“Mary — I just killed a man.”
Straight-laced couple Paul and Mary Bland (Paul Bartel and Mary Woronov) need money to open their own restaurant, so they decide to lure sexual perverts to their house and rob them. Things get sticky, however, when an opportunistic locksmith named Raoul (Robert Beltran) becomes their partner in crime, and seduces Mary.
Genres, Themes, Actors, and Directors:
- Black Comedy
- Love Triangle
- Serial Killers
Response to Peary’s Review:
This wickedly humorous black comedy — the ultimate “midnight movie” — never oversteps the boundaries of pure camp, taking place in an alternate universe where one strong whack on the head with a skillet can kill a man, corpses are easily sold as dog food, and every other man is a lech or a con-artist. Indeed, it’s easy to sympathize with the well-meaning Blands, who are surrounded by degradation on all sides, and can’t seem to get by without joining the fray. As Peary notes, the primary dilemma in the movie — will Woronov “remain faithful to her mild-mannered, asexual husband or kill him and run off with Raoul?” — is an interesting one, and doesn’t resolve as expected. This is a rare film where all people — good or bad — get what’s coming to them.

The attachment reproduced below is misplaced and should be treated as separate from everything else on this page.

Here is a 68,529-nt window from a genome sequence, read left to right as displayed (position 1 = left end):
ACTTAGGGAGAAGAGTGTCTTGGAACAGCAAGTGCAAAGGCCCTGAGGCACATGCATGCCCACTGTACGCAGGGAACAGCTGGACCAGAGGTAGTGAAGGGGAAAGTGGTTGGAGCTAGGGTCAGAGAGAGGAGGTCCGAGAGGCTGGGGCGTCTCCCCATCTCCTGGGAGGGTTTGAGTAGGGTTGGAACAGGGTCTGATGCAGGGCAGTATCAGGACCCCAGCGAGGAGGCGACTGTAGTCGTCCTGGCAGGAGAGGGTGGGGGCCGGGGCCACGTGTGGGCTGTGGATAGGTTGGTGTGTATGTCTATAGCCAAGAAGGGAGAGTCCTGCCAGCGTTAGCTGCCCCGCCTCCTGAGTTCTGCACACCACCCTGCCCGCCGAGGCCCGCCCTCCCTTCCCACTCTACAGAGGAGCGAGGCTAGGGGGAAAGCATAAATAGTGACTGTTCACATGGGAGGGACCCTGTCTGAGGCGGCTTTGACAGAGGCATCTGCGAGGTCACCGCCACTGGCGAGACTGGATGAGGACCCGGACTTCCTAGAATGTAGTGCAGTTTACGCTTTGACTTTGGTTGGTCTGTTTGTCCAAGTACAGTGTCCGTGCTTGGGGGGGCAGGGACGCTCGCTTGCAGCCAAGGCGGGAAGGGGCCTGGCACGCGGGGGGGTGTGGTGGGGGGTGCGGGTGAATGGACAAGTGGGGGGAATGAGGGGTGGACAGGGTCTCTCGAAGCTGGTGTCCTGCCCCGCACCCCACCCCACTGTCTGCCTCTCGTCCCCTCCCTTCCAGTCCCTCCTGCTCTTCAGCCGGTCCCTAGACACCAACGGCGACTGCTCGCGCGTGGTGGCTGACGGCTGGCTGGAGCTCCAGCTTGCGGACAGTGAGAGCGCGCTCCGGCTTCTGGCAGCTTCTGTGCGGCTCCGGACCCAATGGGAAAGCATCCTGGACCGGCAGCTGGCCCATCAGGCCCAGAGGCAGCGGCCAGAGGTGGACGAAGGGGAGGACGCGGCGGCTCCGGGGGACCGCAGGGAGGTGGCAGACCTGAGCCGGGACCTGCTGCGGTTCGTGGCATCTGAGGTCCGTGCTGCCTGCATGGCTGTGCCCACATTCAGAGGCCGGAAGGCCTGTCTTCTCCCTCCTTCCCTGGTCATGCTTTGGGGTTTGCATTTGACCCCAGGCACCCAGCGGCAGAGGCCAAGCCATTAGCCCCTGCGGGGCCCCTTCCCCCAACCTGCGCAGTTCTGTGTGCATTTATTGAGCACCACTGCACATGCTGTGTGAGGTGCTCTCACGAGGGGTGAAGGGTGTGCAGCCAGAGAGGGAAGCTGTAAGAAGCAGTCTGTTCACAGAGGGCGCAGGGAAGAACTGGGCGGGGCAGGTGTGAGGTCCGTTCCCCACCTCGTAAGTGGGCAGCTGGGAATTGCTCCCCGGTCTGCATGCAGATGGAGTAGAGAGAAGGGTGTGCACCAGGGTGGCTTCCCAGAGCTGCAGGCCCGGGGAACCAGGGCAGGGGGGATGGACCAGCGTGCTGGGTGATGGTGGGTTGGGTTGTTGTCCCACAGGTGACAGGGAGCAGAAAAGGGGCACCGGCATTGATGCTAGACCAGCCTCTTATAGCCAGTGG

Redeeming Qualities and Moments:
- Woronov and Bartel’s strong performances as the sympathetic murderers
- Hilarious S&M costumes
- Susan Saiger as Doris the Dominatrix, who wears many different hats
- Edie McClurg in a tiny, scene-stealing moment as a swinger
Yes. This low-budget black comedy is an essential part of independent cinema history.